St Angela Merici founded the Company of St Ursula (Brescia, Italy in 1535) for the instruction, education and protection of young girls. Not a religious institute, the order drew women who made a vow of chastity. They lived together as a family, a novel arrangement for young women in those days. Ursuline foundations grew in number and continued as convents and congregations with a connection to the founder. Today, there are cloistered nuns (some living in centralized institutes, some not), sisters (living in about 60 religious congregations) and secular Ursulines (most of them living in companies of St Ursula, as in the 16th century).
The Ursulines who came to Québec in 1639 with the blessed MARIE DE L'INCARNATION were enclosed nuns.
The Ursuline Convent in Québec is the oldest educational institution for women in North America. Ursulines are now found throughout French Canada as well as in foundations at Chatham (1860), Prelate (1912), Bruno (1913), Tildonk (1914) and London (the Ursuline Sisters of the Agonizing Heart of Jesus, 1920).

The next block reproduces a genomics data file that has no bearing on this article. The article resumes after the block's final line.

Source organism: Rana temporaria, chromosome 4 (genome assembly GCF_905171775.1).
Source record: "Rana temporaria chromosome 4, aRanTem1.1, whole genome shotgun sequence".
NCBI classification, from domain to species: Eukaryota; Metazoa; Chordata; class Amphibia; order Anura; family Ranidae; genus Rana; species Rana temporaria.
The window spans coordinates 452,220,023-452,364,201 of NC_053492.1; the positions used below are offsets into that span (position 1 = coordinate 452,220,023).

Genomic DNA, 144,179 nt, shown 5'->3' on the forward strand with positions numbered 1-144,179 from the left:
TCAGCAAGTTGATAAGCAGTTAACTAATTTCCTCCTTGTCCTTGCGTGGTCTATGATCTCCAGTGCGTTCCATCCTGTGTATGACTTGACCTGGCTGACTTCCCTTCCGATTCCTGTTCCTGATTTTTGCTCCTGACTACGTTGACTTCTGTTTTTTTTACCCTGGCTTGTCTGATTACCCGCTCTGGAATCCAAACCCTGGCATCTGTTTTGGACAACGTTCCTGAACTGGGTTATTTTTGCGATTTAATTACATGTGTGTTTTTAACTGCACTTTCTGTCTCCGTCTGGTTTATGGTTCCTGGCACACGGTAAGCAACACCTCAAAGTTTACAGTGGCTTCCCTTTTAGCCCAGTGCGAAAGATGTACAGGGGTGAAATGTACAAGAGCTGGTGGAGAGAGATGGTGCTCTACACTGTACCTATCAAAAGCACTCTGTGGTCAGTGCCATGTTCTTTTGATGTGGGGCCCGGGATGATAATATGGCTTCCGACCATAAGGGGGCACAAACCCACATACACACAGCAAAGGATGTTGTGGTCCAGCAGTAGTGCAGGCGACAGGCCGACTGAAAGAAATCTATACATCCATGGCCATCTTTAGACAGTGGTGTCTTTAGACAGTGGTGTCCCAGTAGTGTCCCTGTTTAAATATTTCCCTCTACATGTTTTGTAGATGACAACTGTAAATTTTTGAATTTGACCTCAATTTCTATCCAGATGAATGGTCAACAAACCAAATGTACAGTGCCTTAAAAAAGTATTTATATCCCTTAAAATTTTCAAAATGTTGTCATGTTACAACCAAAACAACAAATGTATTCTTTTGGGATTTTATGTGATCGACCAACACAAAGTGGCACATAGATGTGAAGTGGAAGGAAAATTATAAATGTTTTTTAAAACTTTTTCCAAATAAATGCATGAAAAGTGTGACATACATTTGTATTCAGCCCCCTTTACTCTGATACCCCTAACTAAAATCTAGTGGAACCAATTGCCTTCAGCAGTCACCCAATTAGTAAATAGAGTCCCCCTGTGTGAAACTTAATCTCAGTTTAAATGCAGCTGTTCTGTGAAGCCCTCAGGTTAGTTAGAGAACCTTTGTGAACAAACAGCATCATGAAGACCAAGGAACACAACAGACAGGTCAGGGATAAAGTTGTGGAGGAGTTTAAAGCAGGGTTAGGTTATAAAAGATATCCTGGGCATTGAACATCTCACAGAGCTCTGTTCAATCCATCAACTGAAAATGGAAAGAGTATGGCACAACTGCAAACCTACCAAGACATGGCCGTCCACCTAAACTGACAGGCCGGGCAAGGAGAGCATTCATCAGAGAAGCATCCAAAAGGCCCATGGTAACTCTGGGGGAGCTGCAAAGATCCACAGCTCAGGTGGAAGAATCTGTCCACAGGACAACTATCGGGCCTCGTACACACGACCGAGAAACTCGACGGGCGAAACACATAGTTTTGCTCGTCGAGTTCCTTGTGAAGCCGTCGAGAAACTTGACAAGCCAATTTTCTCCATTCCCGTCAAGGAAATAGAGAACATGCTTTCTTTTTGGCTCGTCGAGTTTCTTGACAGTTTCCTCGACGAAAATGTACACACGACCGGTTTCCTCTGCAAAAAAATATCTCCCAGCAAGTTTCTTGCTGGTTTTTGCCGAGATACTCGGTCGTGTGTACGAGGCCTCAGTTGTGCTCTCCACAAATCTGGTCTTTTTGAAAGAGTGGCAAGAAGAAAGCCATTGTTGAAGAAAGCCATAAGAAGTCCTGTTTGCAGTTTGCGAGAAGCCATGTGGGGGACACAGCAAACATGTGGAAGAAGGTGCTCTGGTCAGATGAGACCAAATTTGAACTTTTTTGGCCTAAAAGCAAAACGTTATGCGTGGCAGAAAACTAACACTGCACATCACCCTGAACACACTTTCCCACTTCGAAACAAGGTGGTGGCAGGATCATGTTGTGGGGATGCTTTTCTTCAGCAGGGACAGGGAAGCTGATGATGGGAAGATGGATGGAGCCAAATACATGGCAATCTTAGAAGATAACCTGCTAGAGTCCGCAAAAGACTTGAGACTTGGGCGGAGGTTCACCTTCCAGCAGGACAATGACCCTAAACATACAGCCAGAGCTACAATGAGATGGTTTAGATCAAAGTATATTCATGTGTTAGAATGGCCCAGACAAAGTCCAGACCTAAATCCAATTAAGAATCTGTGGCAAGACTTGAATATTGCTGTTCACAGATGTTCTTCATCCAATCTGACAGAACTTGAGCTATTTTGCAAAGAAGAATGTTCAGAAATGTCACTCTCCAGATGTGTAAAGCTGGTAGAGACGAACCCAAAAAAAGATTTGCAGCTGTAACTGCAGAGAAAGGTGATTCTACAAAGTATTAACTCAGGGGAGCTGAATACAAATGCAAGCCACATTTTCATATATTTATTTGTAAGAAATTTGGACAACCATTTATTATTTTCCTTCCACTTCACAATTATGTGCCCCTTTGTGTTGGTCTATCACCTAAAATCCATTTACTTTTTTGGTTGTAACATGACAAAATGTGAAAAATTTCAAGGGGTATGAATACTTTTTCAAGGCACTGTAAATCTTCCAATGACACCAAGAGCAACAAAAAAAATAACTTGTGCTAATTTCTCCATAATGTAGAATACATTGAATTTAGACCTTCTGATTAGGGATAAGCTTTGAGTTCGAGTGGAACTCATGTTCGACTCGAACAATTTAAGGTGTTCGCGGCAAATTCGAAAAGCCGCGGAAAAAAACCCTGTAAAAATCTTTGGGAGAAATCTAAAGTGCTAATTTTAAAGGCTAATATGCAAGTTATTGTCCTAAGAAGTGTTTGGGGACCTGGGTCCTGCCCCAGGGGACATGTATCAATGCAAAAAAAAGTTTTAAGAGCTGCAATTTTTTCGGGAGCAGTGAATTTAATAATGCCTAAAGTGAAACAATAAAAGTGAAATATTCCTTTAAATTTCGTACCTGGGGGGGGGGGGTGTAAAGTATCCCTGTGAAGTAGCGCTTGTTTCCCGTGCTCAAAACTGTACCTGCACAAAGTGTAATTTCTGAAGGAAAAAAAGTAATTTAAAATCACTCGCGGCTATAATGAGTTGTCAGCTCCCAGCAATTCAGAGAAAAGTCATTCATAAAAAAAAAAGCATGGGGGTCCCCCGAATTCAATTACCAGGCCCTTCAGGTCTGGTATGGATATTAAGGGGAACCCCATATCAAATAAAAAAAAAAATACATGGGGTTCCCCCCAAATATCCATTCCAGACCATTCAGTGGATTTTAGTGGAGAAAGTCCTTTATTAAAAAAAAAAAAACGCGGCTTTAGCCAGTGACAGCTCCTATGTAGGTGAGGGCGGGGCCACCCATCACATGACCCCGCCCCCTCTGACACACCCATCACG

The first Ursuline Convent was built in 1642. This retrospective view was painted by Joseph Légaré (courtesy Ursuline Convent).
Marie de l'Incarnation
With two Ursulines and Madame de la Peltrie, Marie landed at Québec 1 August 1639 and established a convent in the lower town (courtesy Library and Archives Canada).
MICHEL THÉRIAULT Revised: PETER MEEHAN
M. Reidy, The First Ursuline: The Story of Angela Merici (1961).
Links to Other Sites
A brief chronology of the establishment of Ursuline convents throughout New France (Québec.) Written in 1948 by Sister Mary of Jesus. From the website "Quebec History," by Claude Bélanger, Marianopolis College.
From One Prayer to Another
A multimedia website that examines how different religions coexist in Canada. From Radio Canada International.